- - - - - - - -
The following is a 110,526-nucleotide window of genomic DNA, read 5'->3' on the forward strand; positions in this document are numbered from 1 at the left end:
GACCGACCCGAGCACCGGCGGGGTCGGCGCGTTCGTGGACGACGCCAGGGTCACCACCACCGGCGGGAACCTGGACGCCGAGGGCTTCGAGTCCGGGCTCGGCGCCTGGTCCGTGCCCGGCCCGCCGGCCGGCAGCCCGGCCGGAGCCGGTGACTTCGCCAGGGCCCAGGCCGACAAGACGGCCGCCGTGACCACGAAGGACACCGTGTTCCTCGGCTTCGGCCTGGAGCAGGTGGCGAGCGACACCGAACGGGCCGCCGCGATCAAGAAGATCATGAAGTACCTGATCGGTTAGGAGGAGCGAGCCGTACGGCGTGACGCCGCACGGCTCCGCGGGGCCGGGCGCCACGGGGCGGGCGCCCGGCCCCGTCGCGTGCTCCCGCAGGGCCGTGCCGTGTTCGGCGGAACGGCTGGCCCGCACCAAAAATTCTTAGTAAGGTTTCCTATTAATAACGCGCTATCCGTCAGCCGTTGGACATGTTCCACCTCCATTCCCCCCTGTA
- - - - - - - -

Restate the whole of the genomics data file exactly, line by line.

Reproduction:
The following is a 110,526-nucleotide window of genomic DNA, read 5'->3' on the forward strand; positions in this document are numbered from 1 at the left end:
GACCGACCCGAGCACCGGCGGGGTCGGCGCGTTCGTGGACGACGCCAGGGTCACCACCACCGGCGGGAACCTGGACGCCGAGGGCTTCGAGTCCGGGCTCGGCGCCTGGTCCGTGCCCGGCCCGCCGGCCGGCAGCCCGGCCGGAGCCGGTGACTTCGCCAGGGCCCAGGCCGACAAGACGGCCGCCGTGACCACGAAGGACACCGTGTTCCTCGGCTTCGGCCTGGAGCAGGTGGCGAGCGACACCGAACGGGCCGCCGCGATCAAGAAGATCATGAAGTACCTGATCGGTTAGGAGGAGCGAGCCGTACGGCGTGACGCCGCACGGCTCCGCGGGGCCGGGCGCCACGGGGCGGGCGCCCGGCCCCGTCGCGTGCTCCCGCAGGGCCGTGCCGTGTTCGGCGGAACGGCTGGCCCGCACCAAAAATTCTTAGTAAGGTTTCCTATTAATAACGCGCTATCCGTCAGCCGTTGGACATGTTCCACCTCCATTCCCCCCTGTA